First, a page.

Amador City was incorporated into a city on June 2, 1915.

Demographics

Historical population
Census Pop.
1880 824
1890 984 19.4%
1920 377
1930 171 −54.6%
1940 249 45.6%
1950 151 −39.4%
1960 202 33.8%
1970 156 −22.8%
1980 136 −12.8%
1990 196 44.1%
2000 196 0.0%
2010 185 −5.6%
Est. 2016 191 [8] 3.2%
U.S. Decennial Census[9]

2010

The 2010 United States Census[10] reported that Amador City had a population of 185. The population density was 589.6 people per square mile (227.7/km²). The racial makeup of Amador City was 171 (92.4%) White, 0 (0.0%) African American, 4 (2.2%) Native American, 2 (1.1%) Asian, 0 (0.0%) Pacific Islander, 2 (1.1%) from other races, and 6 (3.2%) from two or more races. Hispanic or Latino of any race were 11 persons (5.9%).

The Census reported that 185 people (100% of the population) lived in households, 0 (0%) lived in non-institutionalized group quarters, and 0 (0%) were institutionalized.

There were 85 households, out of which 22 (25.9%) had children under the age of 18 living in them, 35 (41.2%) were opposite-sex married couples living together, 9 (10.6%) had a female householder with no husband present, 3 (3.5%) had a male householder with no wife present. There were 10 (11.8%) unmarried opposite-sex partnerships, and 0 (0%) same-sex married couples or partnerships. 26 households (30.6%) were made up of individuals and 9 (10.6%) had someone living alone who was 65 years of age or older. The average household size was 2.18. There were 47 families (55.3% of all households); the average family size was 2.74.

The population was spread out with 37 people (20.0%) under the age of 18, 18 people (9.7%) aged 18 to 24, 40 people (21.6%) aged 25 to 44, 65 people (35.1%) aged 45 to 64, and 25 people (13.5%) who were 65 years of age or older. The median age was 43.5 years. For every 100 females there were 94.7 males. For every 100 females age 18 and over, there were 100.0 males.

There were 108 housing units at an average density of 344.2 per square mile (132.9/km²), of which 54 (63.5%) were owner-occupied, and 31 (36.5%) were occupied by renters. The homeowner vacancy rate was 6.9%; the rental vacancy rate was 8.8%. 111 people (60.0% of the population) lived in owner-occupied housing units and 74 people (40.0%) lived in rental housing units.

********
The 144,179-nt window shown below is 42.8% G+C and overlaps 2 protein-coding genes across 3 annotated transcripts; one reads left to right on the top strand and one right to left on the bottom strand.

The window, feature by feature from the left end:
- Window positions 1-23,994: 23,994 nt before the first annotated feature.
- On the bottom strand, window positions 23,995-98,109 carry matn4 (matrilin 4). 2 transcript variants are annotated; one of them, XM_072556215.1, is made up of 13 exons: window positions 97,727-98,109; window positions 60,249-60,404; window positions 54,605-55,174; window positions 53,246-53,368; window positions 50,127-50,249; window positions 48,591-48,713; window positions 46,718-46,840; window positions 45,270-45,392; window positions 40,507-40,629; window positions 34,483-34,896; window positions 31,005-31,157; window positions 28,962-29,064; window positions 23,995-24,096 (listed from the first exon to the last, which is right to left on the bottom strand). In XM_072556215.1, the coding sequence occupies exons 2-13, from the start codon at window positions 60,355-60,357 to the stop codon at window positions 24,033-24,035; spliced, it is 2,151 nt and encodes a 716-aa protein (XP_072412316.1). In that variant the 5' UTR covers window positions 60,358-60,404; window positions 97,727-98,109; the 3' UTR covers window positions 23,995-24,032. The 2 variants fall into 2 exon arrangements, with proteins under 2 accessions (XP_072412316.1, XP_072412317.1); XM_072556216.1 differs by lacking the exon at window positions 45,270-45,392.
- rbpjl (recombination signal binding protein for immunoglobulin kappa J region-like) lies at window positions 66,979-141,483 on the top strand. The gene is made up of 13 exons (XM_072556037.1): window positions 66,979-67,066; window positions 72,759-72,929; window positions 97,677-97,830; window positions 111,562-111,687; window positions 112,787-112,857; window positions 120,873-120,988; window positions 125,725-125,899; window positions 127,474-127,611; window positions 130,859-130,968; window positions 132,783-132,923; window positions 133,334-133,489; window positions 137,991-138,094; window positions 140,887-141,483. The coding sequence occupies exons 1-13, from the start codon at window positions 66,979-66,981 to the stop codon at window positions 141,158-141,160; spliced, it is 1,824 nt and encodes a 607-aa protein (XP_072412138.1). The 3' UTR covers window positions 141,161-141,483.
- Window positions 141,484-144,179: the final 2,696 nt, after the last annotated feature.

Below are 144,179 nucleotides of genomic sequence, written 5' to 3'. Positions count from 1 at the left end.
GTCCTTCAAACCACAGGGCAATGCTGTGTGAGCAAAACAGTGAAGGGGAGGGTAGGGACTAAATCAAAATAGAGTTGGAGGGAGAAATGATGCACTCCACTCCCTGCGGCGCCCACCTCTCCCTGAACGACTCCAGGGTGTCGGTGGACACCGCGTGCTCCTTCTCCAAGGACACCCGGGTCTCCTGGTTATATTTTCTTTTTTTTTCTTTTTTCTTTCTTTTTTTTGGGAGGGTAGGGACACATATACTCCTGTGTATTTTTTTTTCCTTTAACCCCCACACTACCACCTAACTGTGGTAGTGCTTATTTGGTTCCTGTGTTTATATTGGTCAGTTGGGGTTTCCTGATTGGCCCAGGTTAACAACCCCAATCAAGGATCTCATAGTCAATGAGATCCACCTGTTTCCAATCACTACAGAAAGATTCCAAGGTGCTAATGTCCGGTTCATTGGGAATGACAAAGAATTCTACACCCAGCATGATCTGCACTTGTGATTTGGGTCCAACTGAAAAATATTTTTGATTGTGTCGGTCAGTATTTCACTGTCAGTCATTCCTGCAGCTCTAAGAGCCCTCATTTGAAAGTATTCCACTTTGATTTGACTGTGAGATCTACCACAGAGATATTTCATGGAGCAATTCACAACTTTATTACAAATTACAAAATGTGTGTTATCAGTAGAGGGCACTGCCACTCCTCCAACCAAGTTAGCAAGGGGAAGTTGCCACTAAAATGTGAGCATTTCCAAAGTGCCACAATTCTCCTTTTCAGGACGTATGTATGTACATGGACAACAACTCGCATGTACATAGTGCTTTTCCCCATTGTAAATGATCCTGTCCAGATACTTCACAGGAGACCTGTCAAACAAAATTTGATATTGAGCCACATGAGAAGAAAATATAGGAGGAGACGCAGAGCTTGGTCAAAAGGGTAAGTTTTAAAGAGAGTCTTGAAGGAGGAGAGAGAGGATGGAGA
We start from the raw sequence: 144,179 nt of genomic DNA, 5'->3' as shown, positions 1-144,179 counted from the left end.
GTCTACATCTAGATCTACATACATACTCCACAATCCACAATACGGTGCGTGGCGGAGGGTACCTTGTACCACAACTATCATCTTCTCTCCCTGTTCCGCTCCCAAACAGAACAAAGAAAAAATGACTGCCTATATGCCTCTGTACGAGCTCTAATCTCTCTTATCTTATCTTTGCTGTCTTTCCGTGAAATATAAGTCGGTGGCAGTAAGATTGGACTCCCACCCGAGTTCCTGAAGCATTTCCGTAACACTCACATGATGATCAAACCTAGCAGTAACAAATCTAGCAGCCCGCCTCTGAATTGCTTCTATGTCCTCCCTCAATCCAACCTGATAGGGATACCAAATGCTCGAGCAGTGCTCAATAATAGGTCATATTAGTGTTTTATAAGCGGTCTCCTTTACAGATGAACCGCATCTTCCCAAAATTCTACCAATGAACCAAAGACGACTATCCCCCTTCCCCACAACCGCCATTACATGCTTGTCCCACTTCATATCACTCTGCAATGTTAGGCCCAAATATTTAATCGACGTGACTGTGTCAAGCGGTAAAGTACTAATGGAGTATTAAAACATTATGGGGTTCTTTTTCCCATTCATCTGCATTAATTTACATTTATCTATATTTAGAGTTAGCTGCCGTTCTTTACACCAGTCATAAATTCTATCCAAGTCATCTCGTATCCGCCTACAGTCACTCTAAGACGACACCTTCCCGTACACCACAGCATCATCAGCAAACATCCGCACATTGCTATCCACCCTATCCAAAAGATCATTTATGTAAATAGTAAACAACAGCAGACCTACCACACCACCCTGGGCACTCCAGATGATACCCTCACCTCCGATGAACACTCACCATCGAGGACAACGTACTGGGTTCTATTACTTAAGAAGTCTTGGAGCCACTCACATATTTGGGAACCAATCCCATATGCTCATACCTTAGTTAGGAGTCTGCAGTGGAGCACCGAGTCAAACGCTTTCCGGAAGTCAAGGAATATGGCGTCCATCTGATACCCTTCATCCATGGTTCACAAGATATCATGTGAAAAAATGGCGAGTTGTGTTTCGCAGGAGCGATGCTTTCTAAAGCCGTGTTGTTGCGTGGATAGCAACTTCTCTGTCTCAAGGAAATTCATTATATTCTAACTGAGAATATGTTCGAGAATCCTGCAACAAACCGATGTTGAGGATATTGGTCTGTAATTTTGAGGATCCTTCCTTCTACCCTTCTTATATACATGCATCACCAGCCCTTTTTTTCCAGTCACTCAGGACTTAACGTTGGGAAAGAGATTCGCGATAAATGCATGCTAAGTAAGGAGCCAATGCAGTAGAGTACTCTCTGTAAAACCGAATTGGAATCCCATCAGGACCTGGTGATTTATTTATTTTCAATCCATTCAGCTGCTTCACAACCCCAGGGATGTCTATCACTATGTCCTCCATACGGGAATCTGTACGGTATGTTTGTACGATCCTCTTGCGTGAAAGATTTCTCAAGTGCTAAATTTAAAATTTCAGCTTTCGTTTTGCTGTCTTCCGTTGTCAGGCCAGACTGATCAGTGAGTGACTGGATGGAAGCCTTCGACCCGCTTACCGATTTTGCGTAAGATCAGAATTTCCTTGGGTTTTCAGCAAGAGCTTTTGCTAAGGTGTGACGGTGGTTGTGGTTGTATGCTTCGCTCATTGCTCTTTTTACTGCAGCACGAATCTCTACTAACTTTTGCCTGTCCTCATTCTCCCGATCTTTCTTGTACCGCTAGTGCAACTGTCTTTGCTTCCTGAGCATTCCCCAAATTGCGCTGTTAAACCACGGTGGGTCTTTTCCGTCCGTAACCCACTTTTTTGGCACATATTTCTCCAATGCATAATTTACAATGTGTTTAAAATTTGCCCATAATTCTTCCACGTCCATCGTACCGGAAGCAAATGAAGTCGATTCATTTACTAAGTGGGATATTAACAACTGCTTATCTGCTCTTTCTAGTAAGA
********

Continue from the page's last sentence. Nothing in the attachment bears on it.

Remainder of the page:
2000

As of the census[11] of 2000, there were 196 people, 85 households, and 54 families residing in the city. The population density was 601.7 people per square mile (229.3/km²). There were 91 housing units at an average density of 279.4 per square mile (106.5/km²). The racial makeup of the city was 90.82% White, 1.02% Native American, 4.08% from other races, and 4.08% from two or more races. Hispanic or Latino of any race were 9.18% of the population.

There are 85 households out of which 23.5% have children under the age of 18 living with them, 43.5% are married couples living together, 15.3% have a female householder with no husband present, and 35.3% are non-families. 27.1% of all households are made up of individuals and 10.6% have someone living alone who is 65 years of age or older. The average household size is 2.31 and the average family size is 2.76.

In the city, the population was spread out with 19.4% under the age of 18, 7.7% from 18 to 24, 27.0% from 25 to 44, 32.7% from 45 to 64, and 13.3% who were 65 years of age or older. The median age was 42 years. For every 100 females there were 92.2 males. For every 100 females age 18 and over, there were 100.0 males.

The median income for a household in the city was $45,625, and the median income for a family was $39,861. Males had a median income of $30,313 versus $16,250 for females. The per capita income for the city was $17,963. About 14.0% of families and 22.9% of the population are below the poverty line, including 42.5% of those under the age of 18 and none of those 65 and older.